Online registration is available through 11:59 pm on October 18, 2020, at https://ova.elections.il.gov/. You must provide a valid Illinois Driver’s License or Illinois State ID number, the last four digits of your Social Security number, the date the license or identification was issued, AND your birth date.

Starting October 19, 2020, you can register to vote at any Early Voting site in your county or, on Election Day, at the polling place assigned to your residential address; however, you must also vote at that time. This process is known as Grace Period Registration or Same Day Registration. You’ll need two pieces of identification, one of which shows your address. Acceptable ID includes a valid Illinois Driver’s License or Illinois State ID and a letter to you at your address from a utility, school, or other official sender. If you have questions about valid forms of id, you can call the Democratic Voter Assistance Hotline, 847-432-VOTE (8683).

  1. I’ve received multiple applications for ballots in the mail. Are they legitimate?

Several Democratic and other civic organizations are mailing ballots to registered voters. You need not worry about the legitimacy of those mailings as long as they call for returning the enclosed application form to your County Clerk’s office (check the address on the return envelope). If you have any questions about an application form you receive in the mail, you can apply online, which you can be sure is official, or call the Democratic Voter Assistance Hotline, 847-432-VOTE (8683) for help.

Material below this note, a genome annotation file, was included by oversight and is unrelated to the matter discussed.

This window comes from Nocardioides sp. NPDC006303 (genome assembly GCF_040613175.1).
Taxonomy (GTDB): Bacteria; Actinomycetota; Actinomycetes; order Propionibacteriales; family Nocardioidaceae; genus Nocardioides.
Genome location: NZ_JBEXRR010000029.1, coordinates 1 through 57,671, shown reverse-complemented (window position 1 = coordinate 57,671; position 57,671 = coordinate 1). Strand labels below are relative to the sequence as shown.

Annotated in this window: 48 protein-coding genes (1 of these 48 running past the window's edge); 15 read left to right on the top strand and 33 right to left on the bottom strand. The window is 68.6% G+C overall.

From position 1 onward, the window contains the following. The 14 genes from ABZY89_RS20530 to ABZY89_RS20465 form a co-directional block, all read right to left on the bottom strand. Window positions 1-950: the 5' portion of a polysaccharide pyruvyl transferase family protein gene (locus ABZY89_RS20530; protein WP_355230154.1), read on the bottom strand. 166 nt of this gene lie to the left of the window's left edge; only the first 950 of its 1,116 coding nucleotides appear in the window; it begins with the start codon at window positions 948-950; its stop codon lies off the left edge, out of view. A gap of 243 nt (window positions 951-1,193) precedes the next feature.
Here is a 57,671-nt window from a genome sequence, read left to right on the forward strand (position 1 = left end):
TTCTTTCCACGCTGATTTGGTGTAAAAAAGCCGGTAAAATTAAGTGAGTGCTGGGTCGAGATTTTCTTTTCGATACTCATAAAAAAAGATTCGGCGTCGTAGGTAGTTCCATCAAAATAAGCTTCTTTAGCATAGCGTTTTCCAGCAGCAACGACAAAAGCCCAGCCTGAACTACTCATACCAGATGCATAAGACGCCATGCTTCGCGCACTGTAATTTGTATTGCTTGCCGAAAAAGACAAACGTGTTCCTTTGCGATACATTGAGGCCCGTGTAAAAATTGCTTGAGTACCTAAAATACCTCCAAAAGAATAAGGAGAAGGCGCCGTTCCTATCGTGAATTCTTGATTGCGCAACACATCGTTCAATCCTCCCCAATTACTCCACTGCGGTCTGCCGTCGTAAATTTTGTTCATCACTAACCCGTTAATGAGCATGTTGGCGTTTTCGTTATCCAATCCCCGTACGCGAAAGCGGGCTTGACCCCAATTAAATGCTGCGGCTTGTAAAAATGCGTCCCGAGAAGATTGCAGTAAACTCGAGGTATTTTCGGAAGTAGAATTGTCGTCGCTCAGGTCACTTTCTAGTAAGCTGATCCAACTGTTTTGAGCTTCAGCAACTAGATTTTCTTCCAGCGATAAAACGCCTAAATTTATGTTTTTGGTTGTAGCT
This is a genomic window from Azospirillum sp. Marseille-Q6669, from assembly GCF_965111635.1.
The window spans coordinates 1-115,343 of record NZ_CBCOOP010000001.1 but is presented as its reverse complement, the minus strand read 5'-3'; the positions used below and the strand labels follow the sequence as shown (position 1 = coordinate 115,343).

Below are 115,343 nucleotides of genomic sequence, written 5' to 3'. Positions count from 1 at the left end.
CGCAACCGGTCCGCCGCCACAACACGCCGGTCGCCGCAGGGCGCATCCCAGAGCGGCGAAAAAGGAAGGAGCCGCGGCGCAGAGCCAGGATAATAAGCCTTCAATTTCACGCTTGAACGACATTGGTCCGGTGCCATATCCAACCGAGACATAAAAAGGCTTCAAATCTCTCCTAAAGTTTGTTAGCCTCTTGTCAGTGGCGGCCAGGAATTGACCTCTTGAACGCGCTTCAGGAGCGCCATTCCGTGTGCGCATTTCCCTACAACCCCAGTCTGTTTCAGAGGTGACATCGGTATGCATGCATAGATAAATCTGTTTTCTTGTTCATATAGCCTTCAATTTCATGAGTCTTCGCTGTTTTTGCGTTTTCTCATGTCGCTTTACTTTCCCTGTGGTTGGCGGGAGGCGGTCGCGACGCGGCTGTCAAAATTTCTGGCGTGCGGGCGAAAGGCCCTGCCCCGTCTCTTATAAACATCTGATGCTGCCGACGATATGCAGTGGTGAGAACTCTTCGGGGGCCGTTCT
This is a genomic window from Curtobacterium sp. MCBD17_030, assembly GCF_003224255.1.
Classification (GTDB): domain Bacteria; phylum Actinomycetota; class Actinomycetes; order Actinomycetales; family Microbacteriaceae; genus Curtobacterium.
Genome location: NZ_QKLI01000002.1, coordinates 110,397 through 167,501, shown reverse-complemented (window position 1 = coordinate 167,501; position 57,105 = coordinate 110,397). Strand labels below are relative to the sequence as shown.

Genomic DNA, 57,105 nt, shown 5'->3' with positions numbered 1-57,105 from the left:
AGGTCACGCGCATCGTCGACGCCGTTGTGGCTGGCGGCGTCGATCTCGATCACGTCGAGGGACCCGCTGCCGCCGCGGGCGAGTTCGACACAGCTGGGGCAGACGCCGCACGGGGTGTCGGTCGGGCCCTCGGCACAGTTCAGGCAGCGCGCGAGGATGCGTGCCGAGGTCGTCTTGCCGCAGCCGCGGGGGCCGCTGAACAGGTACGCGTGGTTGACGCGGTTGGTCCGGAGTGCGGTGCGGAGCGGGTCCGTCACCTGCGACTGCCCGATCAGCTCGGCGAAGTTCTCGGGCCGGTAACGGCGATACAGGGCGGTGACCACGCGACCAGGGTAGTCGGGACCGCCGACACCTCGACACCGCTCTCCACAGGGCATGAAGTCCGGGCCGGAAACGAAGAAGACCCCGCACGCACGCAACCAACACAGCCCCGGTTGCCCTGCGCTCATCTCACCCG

1. What is the deadline for submitting an application to request a mail-in ballot?

You can submit the application to request a mail-in ballot any time up until October 29, 2020, but we strongly recommend you do so right away. The earlier you request your ballot, the earlier you can return it, and the more time you’ll have to make sure everything is in order.

  1. How can I make sure my application to request a mail-in ballot was received?

If you live in Lake County, go to LakeVoterPower.info, and after filling in your personal information, click the button, “Track My Mail Ballot.” If you live in Cook County, go to https://www.cookcountyclerk.com/service/your-voter-information, click the button, “What Is My Mail Ballot Status?” and fill in the requested information

  1. When can I expect to receive my mail-in ballot?

Starting on September 24, 2020, County Clerks will mail ballots to all registered voters who previously requested one by submitting an application. If you wait to request your ballot until after October 1, 2020, your County Clerk must mail the ballot to you within two business days of receiving your application. You can use the links in Answer Number 5 to track your application and ballot.